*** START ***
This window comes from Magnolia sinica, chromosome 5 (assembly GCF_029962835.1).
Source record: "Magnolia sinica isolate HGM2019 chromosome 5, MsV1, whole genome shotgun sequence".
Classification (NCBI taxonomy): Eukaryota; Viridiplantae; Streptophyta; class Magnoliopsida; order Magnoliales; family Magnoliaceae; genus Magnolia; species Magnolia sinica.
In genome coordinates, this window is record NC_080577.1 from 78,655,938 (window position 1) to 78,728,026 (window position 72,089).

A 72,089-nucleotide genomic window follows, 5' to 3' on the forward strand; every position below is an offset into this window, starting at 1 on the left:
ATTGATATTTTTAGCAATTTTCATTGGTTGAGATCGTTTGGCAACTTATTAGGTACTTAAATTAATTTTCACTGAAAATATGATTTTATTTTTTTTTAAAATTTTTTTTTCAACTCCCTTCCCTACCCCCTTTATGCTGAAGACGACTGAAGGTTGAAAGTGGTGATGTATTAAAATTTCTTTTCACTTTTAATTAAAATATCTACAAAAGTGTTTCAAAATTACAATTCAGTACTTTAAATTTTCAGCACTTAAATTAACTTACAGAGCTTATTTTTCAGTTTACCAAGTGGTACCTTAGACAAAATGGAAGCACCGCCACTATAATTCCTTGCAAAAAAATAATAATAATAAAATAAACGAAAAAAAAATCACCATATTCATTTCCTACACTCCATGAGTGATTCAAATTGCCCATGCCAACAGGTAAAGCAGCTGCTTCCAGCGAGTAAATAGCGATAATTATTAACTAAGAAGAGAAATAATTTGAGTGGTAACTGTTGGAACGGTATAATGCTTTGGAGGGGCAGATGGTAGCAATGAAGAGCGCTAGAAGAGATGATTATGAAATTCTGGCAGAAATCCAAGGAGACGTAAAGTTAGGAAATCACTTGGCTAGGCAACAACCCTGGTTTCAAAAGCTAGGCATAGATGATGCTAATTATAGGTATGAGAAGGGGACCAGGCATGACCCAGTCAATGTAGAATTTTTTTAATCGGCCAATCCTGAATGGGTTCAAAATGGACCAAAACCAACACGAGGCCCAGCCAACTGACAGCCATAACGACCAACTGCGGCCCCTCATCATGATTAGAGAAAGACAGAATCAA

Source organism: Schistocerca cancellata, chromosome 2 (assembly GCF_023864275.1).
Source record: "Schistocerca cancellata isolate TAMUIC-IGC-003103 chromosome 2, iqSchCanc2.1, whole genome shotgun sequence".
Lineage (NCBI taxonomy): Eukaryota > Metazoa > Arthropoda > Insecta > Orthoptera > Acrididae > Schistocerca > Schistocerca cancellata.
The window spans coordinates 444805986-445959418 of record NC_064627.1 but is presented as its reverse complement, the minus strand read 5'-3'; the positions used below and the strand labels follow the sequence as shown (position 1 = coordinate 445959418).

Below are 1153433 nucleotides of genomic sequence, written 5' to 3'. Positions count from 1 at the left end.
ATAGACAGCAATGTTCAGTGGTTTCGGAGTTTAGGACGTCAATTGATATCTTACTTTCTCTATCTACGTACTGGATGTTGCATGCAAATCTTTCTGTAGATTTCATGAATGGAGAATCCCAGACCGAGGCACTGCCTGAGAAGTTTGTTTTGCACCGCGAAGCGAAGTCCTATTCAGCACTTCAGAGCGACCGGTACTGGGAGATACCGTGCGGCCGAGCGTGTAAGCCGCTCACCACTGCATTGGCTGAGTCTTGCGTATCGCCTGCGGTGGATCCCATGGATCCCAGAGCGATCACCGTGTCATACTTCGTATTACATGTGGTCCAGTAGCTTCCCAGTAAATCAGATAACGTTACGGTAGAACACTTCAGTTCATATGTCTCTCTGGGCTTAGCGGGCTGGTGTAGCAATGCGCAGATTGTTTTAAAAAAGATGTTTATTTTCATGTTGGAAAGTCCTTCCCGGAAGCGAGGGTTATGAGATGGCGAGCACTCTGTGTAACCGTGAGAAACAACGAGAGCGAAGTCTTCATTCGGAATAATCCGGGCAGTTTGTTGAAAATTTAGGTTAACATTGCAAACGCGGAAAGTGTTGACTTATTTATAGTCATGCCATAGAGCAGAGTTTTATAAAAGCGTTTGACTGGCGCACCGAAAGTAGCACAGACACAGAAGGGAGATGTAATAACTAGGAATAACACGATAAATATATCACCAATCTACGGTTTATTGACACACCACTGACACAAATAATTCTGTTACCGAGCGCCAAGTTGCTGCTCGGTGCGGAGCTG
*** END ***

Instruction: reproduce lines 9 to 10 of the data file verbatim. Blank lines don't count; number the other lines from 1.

Lineage (NCBI taxonomy): Eukaryota > Metazoa > Arthropoda > Insecta > Orthoptera > Acrididae > Schistocerca > Schistocerca cancellata.
The window spans coordinates 444805986-445959418 of record NC_064627.1 but is presented as its reverse complement, the minus strand read 5'-3'; the positions used below and the strand labels follow the sequence as shown (position 1 = coordinate 445959418).